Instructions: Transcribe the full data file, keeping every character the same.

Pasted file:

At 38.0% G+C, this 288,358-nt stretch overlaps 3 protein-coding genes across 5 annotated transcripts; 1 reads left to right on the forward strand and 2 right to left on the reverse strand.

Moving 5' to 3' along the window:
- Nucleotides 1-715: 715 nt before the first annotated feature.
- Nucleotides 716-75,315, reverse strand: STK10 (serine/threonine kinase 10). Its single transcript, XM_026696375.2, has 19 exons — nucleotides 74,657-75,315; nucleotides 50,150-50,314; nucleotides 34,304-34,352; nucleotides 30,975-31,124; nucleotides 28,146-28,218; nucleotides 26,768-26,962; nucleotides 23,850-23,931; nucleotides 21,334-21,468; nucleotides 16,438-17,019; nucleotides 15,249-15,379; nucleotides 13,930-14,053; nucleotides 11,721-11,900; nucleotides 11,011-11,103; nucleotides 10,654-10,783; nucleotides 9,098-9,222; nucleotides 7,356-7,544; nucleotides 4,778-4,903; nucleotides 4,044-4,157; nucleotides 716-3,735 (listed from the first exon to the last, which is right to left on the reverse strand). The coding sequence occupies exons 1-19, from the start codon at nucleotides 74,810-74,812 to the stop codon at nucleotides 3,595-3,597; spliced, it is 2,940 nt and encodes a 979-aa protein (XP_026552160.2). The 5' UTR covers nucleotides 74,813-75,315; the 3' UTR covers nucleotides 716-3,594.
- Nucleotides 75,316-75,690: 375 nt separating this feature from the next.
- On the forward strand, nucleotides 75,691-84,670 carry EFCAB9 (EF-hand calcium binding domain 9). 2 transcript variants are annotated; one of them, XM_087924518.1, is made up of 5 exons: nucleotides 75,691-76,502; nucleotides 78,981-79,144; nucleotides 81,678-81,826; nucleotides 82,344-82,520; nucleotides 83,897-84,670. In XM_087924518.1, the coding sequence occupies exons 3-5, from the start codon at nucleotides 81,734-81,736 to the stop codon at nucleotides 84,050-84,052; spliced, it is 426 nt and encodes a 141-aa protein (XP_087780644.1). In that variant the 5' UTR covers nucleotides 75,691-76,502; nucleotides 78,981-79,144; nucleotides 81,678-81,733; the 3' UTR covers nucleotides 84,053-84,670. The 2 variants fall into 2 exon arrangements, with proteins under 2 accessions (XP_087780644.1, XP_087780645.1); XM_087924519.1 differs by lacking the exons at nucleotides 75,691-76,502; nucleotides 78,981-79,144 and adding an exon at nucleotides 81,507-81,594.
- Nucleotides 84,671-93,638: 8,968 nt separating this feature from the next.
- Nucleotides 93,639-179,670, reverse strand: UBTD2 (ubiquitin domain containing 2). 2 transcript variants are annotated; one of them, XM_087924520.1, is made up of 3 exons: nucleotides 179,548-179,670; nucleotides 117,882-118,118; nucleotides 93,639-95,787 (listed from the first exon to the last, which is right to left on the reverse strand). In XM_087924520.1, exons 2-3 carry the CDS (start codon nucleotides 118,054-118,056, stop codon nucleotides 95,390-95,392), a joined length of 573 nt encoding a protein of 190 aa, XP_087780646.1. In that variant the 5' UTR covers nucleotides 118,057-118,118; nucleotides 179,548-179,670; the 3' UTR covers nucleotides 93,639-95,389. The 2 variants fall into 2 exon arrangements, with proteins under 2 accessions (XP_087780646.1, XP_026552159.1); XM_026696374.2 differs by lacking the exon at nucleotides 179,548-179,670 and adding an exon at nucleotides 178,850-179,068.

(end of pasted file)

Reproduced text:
At 38.0% G+C, this 288,358-nt stretch overlaps 3 protein-coding genes across 5 annotated transcripts; 1 reads left to right on the forward strand and 2 right to left on the reverse strand.

Moving 5' to 3' along the window:
- Nucleotides 1-715: 715 nt before the first annotated feature.
- Nucleotides 716-75,315, reverse strand: STK10 (serine/threonine kinase 10). Its single transcript, XM_026696375.2, has 19 exons — nucleotides 74,657-75,315; nucleotides 50,150-50,314; nucleotides 34,304-34,352; nucleotides 30,975-31,124; nucleotides 28,146-28,218; nucleotides 26,768-26,962; nucleotides 23,850-23,931; nucleotides 21,334-21,468; nucleotides 16,438-17,019; nucleotides 15,249-15,379; nucleotides 13,930-14,053; nucleotides 11,721-11,900; nucleotides 11,011-11,103; nucleotides 10,654-10,783; nucleotides 9,098-9,222; nucleotides 7,356-7,544; nucleotides 4,778-4,903; nucleotides 4,044-4,157; nucleotides 716-3,735 (listed from the first exon to the last, which is right to left on the reverse strand). The coding sequence occupies exons 1-19, from the start codon at nucleotides 74,810-74,812 to the stop codon at nucleotides 3,595-3,597; spliced, it is 2,940 nt and encodes a 979-aa protein (XP_026552160.2). The 5' UTR covers nucleotides 74,813-75,315; the 3' UTR covers nucleotides 716-3,594.
- Nucleotides 75,316-75,690: 375 nt separating this feature from the next.
- On the forward strand, nucleotides 75,691-84,670 carry EFCAB9 (EF-hand calcium binding domain 9). 2 transcript variants are annotated; one of them, XM_087924518.1, is made up of 5 exons: nucleotides 75,691-76,502; nucleotides 78,981-79,144; nucleotides 81,678-81,826; nucleotides 82,344-82,520; nucleotides 83,897-84,670. In XM_087924518.1, the coding sequence occupies exons 3-5, from the start codon at nucleotides 81,734-81,736 to the stop codon at nucleotides 84,050-84,052; spliced, it is 426 nt and encodes a 141-aa protein (XP_087780644.1). In that variant the 5' UTR covers nucleotides 75,691-76,502; nucleotides 78,981-79,144; nucleotides 81,678-81,733; the 3' UTR covers nucleotides 84,053-84,670. The 2 variants fall into 2 exon arrangements, with proteins under 2 accessions (XP_087780644.1, XP_087780645.1); XM_087924519.1 differs by lacking the exons at nucleotides 75,691-76,502; nucleotides 78,981-79,144 and adding an exon at nucleotides 81,507-81,594.
- Nucleotides 84,671-93,638: 8,968 nt separating this feature from the next.
- Nucleotides 93,639-179,670, reverse strand: UBTD2 (ubiquitin domain containing 2). 2 transcript variants are annotated; one of them, XM_087924520.1, is made up of 3 exons: nucleotides 179,548-179,670; nucleotides 117,882-118,118; nucleotides 93,639-95,787 (listed from the first exon to the last, which is right to left on the reverse strand). In XM_087924520.1, exons 2-3 carry the CDS (start codon nucleotides 118,054-118,056, stop codon nucleotides 95,390-95,392), a joined length of 573 nt encoding a protein of 190 aa, XP_087780646.1. In that variant the 5' UTR covers nucleotides 118,057-118,118; nucleotides 179,548-179,670; the 3' UTR covers nucleotides 93,639-95,389. The 2 variants fall into 2 exon arrangements, with proteins under 2 accessions (XP_087780646.1, XP_026552159.1); XM_026696374.2 differs by lacking the exon at nucleotides 179,548-179,670 and adding an exon at nucleotides 178,850-179,068.